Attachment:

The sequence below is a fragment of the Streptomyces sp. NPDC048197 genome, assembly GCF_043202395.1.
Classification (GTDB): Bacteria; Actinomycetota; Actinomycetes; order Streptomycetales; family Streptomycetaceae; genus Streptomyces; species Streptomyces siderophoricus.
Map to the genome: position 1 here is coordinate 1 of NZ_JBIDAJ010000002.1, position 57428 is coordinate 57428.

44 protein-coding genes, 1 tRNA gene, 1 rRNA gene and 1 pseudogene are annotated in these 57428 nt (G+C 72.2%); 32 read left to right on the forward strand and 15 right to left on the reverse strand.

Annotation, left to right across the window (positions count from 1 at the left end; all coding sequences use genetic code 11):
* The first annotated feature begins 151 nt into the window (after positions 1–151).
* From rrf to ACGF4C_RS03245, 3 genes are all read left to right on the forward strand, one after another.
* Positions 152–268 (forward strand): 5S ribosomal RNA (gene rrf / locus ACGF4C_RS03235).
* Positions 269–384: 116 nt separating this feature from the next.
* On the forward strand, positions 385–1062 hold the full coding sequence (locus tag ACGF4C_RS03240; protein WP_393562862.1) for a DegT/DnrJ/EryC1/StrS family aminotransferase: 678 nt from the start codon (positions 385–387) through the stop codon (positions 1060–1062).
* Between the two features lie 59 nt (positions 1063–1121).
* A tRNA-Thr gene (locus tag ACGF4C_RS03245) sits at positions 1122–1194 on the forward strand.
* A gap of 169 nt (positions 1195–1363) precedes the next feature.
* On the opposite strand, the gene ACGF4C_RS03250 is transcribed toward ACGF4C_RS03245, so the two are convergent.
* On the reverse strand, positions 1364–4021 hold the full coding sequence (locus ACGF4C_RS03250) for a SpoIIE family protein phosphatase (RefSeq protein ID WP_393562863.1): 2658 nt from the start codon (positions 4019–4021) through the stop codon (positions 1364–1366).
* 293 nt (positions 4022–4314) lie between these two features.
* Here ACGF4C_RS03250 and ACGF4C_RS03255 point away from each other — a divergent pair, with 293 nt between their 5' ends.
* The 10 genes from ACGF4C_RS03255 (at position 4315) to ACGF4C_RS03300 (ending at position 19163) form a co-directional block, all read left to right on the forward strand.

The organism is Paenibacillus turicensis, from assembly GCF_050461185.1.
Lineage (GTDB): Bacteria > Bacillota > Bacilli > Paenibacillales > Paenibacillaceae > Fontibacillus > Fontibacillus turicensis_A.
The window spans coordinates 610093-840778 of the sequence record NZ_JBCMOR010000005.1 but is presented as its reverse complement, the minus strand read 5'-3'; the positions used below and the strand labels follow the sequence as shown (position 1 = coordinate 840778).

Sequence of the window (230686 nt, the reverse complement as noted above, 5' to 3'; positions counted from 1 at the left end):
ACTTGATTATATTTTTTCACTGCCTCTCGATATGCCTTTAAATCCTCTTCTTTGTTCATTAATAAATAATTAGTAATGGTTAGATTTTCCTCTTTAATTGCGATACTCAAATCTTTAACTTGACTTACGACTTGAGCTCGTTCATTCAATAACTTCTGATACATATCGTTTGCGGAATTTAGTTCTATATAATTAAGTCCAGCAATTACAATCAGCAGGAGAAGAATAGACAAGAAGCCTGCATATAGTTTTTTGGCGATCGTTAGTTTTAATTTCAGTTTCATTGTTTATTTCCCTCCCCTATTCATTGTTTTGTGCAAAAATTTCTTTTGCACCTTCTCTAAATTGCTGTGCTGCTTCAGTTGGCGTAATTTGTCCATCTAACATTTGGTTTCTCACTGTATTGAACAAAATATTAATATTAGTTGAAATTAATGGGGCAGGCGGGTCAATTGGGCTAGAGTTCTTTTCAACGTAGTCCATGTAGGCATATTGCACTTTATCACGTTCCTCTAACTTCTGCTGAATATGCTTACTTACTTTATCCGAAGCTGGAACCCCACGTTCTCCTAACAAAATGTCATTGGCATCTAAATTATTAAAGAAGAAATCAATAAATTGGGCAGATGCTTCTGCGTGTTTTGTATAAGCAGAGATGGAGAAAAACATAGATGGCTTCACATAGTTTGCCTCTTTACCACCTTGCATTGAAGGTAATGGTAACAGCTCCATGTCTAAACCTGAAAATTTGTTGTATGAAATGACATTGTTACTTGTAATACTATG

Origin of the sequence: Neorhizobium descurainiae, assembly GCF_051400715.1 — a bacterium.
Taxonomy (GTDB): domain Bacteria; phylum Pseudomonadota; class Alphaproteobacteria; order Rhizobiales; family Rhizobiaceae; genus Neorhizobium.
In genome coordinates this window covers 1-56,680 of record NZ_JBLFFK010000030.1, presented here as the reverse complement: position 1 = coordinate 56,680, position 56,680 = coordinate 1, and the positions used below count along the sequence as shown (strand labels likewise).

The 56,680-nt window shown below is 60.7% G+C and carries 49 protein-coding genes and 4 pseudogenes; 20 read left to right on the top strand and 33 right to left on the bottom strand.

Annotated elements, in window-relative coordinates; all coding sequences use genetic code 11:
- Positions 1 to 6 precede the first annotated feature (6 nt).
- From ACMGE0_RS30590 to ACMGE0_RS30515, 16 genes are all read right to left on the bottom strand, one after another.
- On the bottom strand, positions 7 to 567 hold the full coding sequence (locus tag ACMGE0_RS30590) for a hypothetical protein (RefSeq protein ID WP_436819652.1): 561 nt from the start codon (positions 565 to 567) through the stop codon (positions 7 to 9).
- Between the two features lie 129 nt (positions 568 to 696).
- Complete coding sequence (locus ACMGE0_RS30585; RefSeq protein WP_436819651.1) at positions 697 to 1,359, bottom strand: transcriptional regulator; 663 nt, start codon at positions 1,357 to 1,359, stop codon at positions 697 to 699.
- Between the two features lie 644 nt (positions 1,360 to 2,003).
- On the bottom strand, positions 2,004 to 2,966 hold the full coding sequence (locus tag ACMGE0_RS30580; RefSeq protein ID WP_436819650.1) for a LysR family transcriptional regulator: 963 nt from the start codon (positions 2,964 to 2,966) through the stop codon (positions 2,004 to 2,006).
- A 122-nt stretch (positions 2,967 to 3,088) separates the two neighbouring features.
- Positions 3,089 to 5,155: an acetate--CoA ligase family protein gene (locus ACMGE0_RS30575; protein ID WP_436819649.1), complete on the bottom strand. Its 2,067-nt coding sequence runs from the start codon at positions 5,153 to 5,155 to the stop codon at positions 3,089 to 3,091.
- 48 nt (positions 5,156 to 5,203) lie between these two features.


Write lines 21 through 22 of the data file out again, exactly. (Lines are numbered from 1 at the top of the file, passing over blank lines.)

The window spans coordinates 610093-840778 of the sequence record NZ_JBCMOR010000005.1 but is presented as its reverse complement, the minus strand read 5'-3'; the positions used below and the strand labels follow the sequence as shown (position 1 = coordinate 840778).

Sequence of the window (230686 nt, the reverse complement as noted above, 5' to 3'; positions counted from 1 at the left end):